Thursday, November 04, 2004

all the places i could ever want to live went for Kerry

the mood of depression on campus was palpable today. it was very quiet but very tense yesterday, as the quad turned into a ghost town -everyone who could was out voting; everyone who couldn't was wishing they could-, but today, after the concession speech, there was a pall over the day. it didn't matter that the sun was shining and it was one of the last few truly beautiful days of the fall. i couldn't wear anything but black; and everywhere there were sad faces, quiet conversations, and little laughter.

CNN was blaring on the TV in uncle joe's today -not the usual afternoon court TV or Jerry Springer show, but CNN showing Kerry's concession speech, and analysis, and a constant rehash of Bush's win, rubbing salt into our liberal wounds. when Cheney came out to speak i turned up my music; when Bush came on i started shooting pool. tomorrow, or next week, or next month is soon enough to hear from him again. i've never seen that many people crammed into uncle joe's, staring at the TV in dismay, unwilling to accept that they already knew was true -Kerry had conceded the race, and they were stuck with the man they had worked so hard to dislodge for yet another four years. makes you wonder what good your vote is -those who voted absentee in swing states, because at least it could help there -if it were counted at all; those who are liberal voters who live in red america.

i don't know what to say. after all, we've had four years of this clown; what more damage internationally could he possibly do? like nicole reminded me, he's run out of troops to do anything -he can barely hold on to Iraq- and no congress would possibly authorise any more international expeditions. if rumours are true we will no longer face Rummie, thank god for small blessings. (now if the devil could kindly come and reclaim Cheney -but i suppose they don't want him either.) and domestic policy? well, i don't live here. why should i care?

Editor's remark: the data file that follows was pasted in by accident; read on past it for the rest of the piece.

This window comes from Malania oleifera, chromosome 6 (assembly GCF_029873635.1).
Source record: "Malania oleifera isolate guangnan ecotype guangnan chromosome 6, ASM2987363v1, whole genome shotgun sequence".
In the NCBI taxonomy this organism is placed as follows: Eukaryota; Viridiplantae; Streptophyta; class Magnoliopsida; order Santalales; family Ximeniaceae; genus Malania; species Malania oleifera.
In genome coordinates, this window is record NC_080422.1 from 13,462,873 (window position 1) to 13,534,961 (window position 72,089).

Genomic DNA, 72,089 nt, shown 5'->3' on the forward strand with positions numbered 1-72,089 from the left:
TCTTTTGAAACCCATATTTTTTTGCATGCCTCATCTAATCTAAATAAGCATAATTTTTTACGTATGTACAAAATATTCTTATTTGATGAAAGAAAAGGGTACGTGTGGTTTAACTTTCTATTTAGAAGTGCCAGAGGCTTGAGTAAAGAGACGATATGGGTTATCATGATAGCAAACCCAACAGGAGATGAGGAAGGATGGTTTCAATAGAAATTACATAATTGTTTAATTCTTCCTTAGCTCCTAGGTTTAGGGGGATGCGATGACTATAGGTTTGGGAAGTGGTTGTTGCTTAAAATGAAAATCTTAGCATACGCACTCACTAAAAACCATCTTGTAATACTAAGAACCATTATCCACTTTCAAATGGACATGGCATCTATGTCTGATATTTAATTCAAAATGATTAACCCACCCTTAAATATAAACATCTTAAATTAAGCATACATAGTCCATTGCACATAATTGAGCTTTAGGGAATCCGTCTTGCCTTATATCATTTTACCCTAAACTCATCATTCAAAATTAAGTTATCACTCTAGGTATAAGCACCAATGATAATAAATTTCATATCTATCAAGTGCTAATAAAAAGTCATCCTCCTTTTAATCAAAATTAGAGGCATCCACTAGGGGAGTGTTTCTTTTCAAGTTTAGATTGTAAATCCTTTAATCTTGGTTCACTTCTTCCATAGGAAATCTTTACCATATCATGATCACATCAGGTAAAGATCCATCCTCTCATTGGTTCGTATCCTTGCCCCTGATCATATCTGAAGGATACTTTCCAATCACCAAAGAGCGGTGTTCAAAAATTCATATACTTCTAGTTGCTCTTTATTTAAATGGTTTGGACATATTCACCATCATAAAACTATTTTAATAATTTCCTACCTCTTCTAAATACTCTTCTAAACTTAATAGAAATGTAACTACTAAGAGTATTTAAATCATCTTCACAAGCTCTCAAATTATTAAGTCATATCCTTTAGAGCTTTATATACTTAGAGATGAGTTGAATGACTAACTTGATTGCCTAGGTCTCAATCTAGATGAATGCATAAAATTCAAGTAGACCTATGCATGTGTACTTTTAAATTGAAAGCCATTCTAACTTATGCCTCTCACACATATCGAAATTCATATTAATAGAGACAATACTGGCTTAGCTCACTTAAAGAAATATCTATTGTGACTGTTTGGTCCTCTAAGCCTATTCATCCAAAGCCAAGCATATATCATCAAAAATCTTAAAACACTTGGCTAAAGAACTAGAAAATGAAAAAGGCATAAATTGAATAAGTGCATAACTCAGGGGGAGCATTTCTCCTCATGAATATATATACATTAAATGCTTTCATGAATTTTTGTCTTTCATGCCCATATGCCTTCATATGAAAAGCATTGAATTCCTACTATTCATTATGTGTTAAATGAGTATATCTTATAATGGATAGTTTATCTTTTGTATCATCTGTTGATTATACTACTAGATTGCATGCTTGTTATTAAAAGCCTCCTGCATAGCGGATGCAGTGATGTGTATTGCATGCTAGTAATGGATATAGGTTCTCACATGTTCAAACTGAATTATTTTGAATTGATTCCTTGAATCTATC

but i do. i've lived here for four years; my friends have lived here all their lives, and will still be here after i go home. and i want to believe in an America that does stand for individual freedom -of a kind i don't often see at home-, and civil liberties, and the right to life, liberty, and the pursuit of happiness. and i guess i am terribly disappointed to be reminded, yet again, that the vast majority of America is not new york or chicago or san francisco.

3 Comments:

At 12:42 PM, November 04, 2004, Blogger The Legal Janitor said...

It's ok J, things will work themselves out.

You know, I'm feeling a little pensive about this myself, but I realise that in the larger scheme of things, history has a tendency to self-correct if things go too far in the extreme...

Much like the free-market, you know? There's a natural equilibrium in these things. If Bush goes all amok for the next four years, there'll be hell to pay for the Republicans come 2008. I'm not surprised if Hilary is super happy right now... lol

 
At 1:11 PM, November 04, 2004, Blogger Packrat said...

I think we all were pretty crushed. *igh.
I kept wondering what the hell happened...then I read the newspapers and there was a quote from Cletus, the slack jawed country yokel who said that Osama Bin Ladin will not attack America because he's afraid of Bush...and then I came to the conclusion that America got what she deserved. I know that it's not the vast majority but Bush played a good (albeit cheap) game and played off people's fears. The guy's a fearmonger whose spin doctors know how to turn an election into a scare fest.
And all the while, there're the idiots who are voting Nader.
*igh. Ship of fools indeed.

 
At 1:30 PM, November 04, 2004, Blogger J. said...

hell, if the pple who'd voted nader had gone for Kerry perhaps this would not have happened...depends on which state they are in.

i guess the big thing about middle america is fear. fear that there will be another attack, and thinking that the only thing to protect them is military might and agression. fear of things changing. fear that the moral fibre of their society and their homeland is eroding. fear of the outside world.

it's a sad thing indeed when fear can win an election for the President of the most powerful nation in the world, though.

as for the market correcting itself -yes, no doubt that will happen. but unfortunately i think we are likely to see Bush Unleashed before the market can correct itself -it's locked into its short-term disaster already. but we shall see. nothing we can do now.

 

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